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Behold, a child is born

August 25, 2013
By Kelly Van De Walle , Times-Republican

At this point in the story, we arrived at the hospital after my wife finished getting "ready" following the "breaking of her water", which is still a weird saying. Water is a liquid, it can't break! Whoever came up with that saying is an idiot. Probably some doctor guy.

Anyway, to me, "ready" means getting immediately into the car, ambulance, hovercraft, hot air balloon or whatever you have and possibly bringing a leather belt to bite down on. And maybe something for her. HER version of getting "ready" meant getting ready for prom. I don't get it; it's like deciding to clean your house an hour before you scheduled a pack of wild, rabid, muddy dogs to come chase a hamster all over your living room.

As we entered the hospital, the magic began. We passed a Native American janitor walking the other direction, pushing his yellow mop cart slowly down the hallway. Noting my wife's appearance and obvious distress he gave us a knowing smile. As we passed each other I looked back, and so did he. His expression was solemn and wise.

"Did you see that?" I asked my wife in an excited, hushed tone. "A Native American spirit guide! He gave us a smile. Ours will be a magical child."

"What? What are you talking about?" she asked.

"He looked wise."

She looked behind us. "What? THAT guy? That was just the janitor. And I'm pretty sure he's Chinese."

I couldn't believe it; our Native American spirit guide was also Chinese! This was going to be a special child. I mean, the evidence was right there. Plus, it was Shark Week.

As he rounded the corner, I pictured the Spirit Guide dissolving into a million tiny peach blossoms that quickly blew into the shape of a dragon before floating into the night sky. Suddenly I heard the sound of a broom clanging heavily on the floor, signaling I was probably right about the peach blossoms thing.

Or maybe he just dropped it or something. But my wife wouldn't walk back to check, so we'll never know for sure.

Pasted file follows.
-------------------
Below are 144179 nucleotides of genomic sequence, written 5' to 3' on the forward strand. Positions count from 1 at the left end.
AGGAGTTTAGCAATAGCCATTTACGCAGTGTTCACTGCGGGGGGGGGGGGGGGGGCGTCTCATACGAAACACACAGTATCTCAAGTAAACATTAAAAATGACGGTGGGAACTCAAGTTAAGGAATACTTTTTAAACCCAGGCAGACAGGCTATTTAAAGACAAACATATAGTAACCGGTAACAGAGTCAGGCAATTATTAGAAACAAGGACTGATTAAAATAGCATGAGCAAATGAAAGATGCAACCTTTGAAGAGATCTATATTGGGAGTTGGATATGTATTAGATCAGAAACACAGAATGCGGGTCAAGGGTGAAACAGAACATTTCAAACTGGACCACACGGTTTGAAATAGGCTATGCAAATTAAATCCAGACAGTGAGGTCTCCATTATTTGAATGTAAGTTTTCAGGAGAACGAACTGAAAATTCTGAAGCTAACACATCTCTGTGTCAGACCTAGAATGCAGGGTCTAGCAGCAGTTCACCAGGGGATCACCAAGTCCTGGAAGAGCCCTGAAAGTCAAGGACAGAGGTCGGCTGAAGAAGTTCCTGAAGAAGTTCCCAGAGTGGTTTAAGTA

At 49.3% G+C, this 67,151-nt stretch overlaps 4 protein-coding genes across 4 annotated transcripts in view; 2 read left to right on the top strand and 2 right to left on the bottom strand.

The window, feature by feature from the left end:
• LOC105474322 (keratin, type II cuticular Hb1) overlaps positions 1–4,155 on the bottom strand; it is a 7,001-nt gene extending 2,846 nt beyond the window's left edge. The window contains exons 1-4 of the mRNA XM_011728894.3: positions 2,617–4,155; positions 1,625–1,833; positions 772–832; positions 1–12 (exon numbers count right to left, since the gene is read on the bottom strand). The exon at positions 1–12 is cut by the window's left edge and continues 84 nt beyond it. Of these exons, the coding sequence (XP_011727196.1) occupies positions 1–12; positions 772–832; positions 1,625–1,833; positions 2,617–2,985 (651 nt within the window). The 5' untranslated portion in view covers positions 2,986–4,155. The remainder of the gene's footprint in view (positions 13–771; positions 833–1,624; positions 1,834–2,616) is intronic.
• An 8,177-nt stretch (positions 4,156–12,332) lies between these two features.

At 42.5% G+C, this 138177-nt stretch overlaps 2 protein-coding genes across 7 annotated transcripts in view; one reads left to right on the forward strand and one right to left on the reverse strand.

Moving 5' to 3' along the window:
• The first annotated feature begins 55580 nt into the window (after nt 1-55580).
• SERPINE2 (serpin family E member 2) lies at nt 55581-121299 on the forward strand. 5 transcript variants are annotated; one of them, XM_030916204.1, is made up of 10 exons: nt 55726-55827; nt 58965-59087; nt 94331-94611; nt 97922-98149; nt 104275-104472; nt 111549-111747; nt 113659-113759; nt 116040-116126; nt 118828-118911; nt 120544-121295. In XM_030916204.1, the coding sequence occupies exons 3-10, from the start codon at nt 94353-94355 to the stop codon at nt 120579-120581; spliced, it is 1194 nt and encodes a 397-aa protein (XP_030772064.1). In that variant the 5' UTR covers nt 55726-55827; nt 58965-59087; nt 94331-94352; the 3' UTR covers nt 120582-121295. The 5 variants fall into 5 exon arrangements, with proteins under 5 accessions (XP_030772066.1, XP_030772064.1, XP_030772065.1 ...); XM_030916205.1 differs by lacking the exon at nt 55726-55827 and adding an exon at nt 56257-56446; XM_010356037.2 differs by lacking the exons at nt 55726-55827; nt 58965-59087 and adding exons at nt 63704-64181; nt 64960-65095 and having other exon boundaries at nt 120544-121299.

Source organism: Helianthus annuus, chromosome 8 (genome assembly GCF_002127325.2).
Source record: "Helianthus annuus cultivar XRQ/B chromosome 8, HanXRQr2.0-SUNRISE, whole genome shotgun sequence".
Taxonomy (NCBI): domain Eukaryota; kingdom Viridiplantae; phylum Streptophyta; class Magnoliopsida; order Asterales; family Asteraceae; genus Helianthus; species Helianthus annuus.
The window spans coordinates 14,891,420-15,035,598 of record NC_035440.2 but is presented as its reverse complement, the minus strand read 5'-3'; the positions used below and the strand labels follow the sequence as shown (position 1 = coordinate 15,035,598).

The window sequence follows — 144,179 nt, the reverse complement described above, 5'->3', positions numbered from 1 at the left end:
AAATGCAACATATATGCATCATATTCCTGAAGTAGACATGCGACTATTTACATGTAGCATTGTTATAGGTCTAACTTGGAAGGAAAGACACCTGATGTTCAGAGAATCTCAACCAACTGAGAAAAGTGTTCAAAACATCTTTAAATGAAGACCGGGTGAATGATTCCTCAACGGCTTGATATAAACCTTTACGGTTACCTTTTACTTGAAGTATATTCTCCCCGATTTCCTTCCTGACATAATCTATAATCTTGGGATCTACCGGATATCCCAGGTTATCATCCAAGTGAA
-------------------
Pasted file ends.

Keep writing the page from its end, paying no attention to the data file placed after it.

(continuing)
That wasn't the only omen. I don't mean to brag, but for the first time in my life I walked in on a woman going to the bathroom. Sure, it was an accident as I'm relatively certain the signs that have a stick man and stick woman separated by a slash don't mean they recommend two people fight for one toilet. I'm sure it's akin to hitting the cover off a baseball, only this was a bit more traumatic and weird. And nobody gave me high-fives or took me out for pizza afterwards. On the bright side, she'll probably never forget to lock a door again.

As the contractions begin to worsen, the woman you brought to the hospital begins her transformation from fair maiden to cursed, angry damsel. Unfortunately a laboring woman cannot just get an epidural. That'd be too easy and they wouldn't get to experience all this "childbirth joy" people talk about that doesn't actually exist. Or, if it does, I've been grossly misunderstanding the word "joy."

Not long after you get settled in the nurses will "pop the hood", my apparently inappropriate way of describing whatever it is they do to your lady to check to see if she's "ready." She never is.

After the fourth time, I couldn't bear my wife to take another moment of the pain, mostly because she was starting to squeeze my hand really, really hard.

"She's ready," I announced to the nurse when she re-entered.

"She's sufficiently dilated?," the nurse questioned.

"Oh yeah," I replied. "I checked her myself." She remained skeptical.

"How many centimeters?"

"... Forty," I said with confidence. That sounded like a lot. Then I quickly added "...inches" under my breath i case she was trying to trick me with the centimeters thing.

She didn't buy it.

Only after going through the entire series of MASH will you get the news that relief is soon on the way.